Sadly, in South Africa, her­itage sites have been treated as mere tourist at­trac­tions rather than as spa­ces for au­then­tic knowl­edge pro­duc­tion. This is where cre­at­ing more PhD schol­ars can yield im­mense value. There are no pri­mary doc­u­ments to read or lis­ten to at some of these sites, open­ing an op­por­tu­nity for HSS schol­ars to for­mally doc­u­ment ac­cu­rate, rel­e­vant re­search about each site, for the ben­e­fit of their fel­low schol­ars as well as layper­sons.

The NIHSS is work­ing with var­i­ous her­itage sites, call­ing them “hu­man­i­ties hubs”, to take on this im­por­tant chal­lenge. Sim­i­larly, as we pon­der on the HSS’s role in pro­duc­ing the next gen­er­a­tion of schol­ars who are able to de­velop rel­e­vant con­tent, the need for col­lab­o­ra­tive ef­forts in in­ter­dis­ci­pli­nary work also arises. For in­stance, when Homo Naledi was un­earthed, it sig­naled a prime op­por­tu­nity for the dif­fer­ent dis­ci­plines such as ar­chae­ol­ogy, his­tory, so­ci­ol­ogy and an­thro­pol­ogy to join forces and pre­serve this new his­tory in the mak­ing.

There is fas­ci­nat­ing re­search on the slave trade route link­ing Mozam­bique, South Africa and In­dia, yet the arte­facts be­ing un­cov­ered are not skulls, but mu­si­cal in­stru­ments and pot­tery. These carry hand­crafted nar­ra­tives about slav­ery in the global south. This high­lights the need for strate­gic and in­trin­si­cally linked dis­ci­plines to come to­gether, which also so­lid­i­fies the rel­e­vance of the HSS.

Fourth and fi­nally, an­other as­pect of trans­for­ma­tion in the higher ed­u­ca­tion sec­tor cen­tres on the rel­e­vance of knowl­edge pro­duced. The ques­tion to ask is: “What is the point of knowl­edge and re­search if it doesn’t touch lives, be it on a po­lit­i­cal, so­cial or eco­nomic level?

The knowl­edge pro­duc­tion agenda and cur­ric­ula must be rel­e­vant, both in the con­ti­nent and for the global com­mu­nity. All of this will in­form the new con­struc­tion of our higher ed­u­ca­tion sys­tem as it should be. Al­ready we are see­ing sig­nif­i­cant out­puts, as all this re­search and con­tent comes to life.

Re­search out­puts from HSS have a di­rect in­flu­ence for trans­form­ing ed­u­ca­tion and help­ing us evolve as a peo­ple in post-apartheid South Africa. Take the win­ner of the HSS Award 2018 for Best Non-Fic­tion: Sin­gle Au­thored, Jolyn Phillips. Her book, Tjieng Tjang Tjer­ries & Other Sto­ries, is a col­lec­tion of tales high­light­ing the lives of the poor and marginalised, which should be part of the South African cur­ricu­lum. Through the NIHSS, Dr Nomkhosi Xulu-Gama pub­lished her first book based on her doc­toral stud­ies, Hos­tels in South Africa: Spa­ces of Per­plex­ity.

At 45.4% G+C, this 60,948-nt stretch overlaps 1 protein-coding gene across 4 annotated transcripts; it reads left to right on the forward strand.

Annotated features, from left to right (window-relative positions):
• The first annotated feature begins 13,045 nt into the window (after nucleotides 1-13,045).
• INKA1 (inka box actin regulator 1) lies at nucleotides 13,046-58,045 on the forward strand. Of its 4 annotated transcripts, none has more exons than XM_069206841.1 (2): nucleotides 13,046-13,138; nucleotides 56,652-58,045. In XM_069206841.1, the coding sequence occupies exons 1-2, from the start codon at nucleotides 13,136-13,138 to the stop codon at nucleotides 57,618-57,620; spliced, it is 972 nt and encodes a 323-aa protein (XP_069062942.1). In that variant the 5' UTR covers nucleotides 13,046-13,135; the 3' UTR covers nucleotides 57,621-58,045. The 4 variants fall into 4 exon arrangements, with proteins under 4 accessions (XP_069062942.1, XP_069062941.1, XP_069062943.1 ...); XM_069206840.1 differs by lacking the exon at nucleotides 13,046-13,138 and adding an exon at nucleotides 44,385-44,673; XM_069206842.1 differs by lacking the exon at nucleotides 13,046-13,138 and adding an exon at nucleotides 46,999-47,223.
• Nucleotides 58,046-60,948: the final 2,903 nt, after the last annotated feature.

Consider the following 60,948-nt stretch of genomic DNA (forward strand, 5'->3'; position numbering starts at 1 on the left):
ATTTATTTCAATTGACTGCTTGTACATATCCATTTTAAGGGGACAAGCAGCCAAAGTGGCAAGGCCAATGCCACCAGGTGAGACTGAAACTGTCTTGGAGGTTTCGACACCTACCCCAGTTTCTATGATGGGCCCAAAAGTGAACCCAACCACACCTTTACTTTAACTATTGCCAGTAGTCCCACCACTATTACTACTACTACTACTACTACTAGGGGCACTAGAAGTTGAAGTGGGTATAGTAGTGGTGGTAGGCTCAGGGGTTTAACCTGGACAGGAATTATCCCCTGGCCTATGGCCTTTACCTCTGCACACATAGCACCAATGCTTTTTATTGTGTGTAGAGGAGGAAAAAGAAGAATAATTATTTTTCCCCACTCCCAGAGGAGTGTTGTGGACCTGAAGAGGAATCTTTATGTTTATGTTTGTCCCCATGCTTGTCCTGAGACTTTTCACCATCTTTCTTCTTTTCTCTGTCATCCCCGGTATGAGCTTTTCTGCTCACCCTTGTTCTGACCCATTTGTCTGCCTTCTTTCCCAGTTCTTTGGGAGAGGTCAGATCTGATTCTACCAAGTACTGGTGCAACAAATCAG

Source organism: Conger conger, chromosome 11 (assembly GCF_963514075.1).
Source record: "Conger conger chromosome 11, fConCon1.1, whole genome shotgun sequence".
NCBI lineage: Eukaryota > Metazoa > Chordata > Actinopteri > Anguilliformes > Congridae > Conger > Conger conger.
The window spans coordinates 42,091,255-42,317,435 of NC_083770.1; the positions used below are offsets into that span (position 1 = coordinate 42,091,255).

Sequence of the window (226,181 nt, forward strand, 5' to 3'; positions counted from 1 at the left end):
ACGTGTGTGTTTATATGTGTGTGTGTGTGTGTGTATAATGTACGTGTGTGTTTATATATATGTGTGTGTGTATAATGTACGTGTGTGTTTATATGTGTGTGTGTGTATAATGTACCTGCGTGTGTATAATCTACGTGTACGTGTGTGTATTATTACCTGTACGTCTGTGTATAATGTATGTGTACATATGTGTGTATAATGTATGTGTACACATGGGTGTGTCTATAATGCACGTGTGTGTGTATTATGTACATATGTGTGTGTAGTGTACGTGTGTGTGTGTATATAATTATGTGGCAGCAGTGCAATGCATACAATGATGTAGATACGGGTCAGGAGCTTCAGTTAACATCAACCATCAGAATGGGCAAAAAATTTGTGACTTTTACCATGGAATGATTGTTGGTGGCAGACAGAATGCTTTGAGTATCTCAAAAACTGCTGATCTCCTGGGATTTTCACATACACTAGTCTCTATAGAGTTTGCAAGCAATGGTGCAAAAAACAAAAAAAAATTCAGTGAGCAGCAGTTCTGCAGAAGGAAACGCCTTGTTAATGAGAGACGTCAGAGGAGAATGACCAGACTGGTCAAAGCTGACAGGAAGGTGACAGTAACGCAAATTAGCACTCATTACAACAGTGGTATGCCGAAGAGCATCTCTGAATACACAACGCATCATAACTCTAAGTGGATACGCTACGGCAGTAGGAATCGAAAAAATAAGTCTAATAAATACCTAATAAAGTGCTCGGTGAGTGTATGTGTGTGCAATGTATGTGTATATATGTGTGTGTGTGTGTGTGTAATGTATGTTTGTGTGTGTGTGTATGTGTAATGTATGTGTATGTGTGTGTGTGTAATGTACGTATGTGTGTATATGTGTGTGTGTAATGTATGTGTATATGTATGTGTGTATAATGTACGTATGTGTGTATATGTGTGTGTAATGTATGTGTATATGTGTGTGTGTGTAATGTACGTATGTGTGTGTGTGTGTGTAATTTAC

An­other ex­am­ple of work that be­longs in the pub­lic do­main for fur­ther­ing dis­course and new knowl­edge is a fas­ci­nat­ing PhD about the life and times of Daniel Can­odoise “Can” Themba, sub­mit­ted by NIHSS grad­u­ate Dr Siphiwo Ma­hala, a Univer­sity of South Africa grad­u­ate un­der the su­per­vi­sion of NIHSS men­tor, Pro­fes­sor Kgo­motso Masemola. His the­sis In­side the House of Truth: The Con­struc­tion, De­struc­tion and Re­con­struc­tion of Can Themba; pro­vides a com­pelling nar­ra­tive about Themba’s works as well as some as­pects of his life that are barely writ­ten about. It weaves to­gether Themba’s com­plex life story in­clud­ing his trou­bles with the Transvaal Depart­ment of Ed­u­ca­tion, which, in spite of him hold­ing a de­gree from the Univer­sity of Fort Hare and pass­ing English with a dis­tinc­tion, re­fused to recog­nise him as a ful­lyfledged teacher.

Works such as these, along with our cel­e­bra­tion of the 100th NIHSS grad­u­ates, make a com­pelling case for trans­form­ing our higher ed­u­ca­tion sys­tem. The first re­cip­i­ent to have re­ceived a PhD schol­ar­ship is also the 100th scholar to grad­u­ate this year. This demon­strates that it is pos­si­ble to re­alise the ob­jec­tives we have set out to achieve, de­spite try­ing cir­cum­stances and re­cent chal­lenges.

His­tor­i­cally, work­ing to­wards ob­tain­ing one’s PhD was de­scribed as a very lonely ex­pe­ri­ence. The NIHSS has turned this no­tion on its head en­tirely through its men­tor­ship pro­gramme, its cat­alytic re­search projects, hu­man­i­ties hubs and its over­all view on col­lab­o­ra­tion. Here, the HSS aca­demic com­mu­nity demon­strates the spirit of ubuntu, a dis­tinctly African no­tion, which has been brought to life in the world of academia.

Above left: Dr Qu­raysha Is­mail Sooli­man, Univer­sity of Pre­to­ria. Bot­tom left: Dr Siphiwo Ma­hala, Univer­sity of South Africa. Pre­to­ria. Pho­tos: Sup­plied

Above right: Dr Kag­iso Pooe, North-West Univer­sity. Bot­tom right: Dr Sithem­bile Mbete, Univer­sity of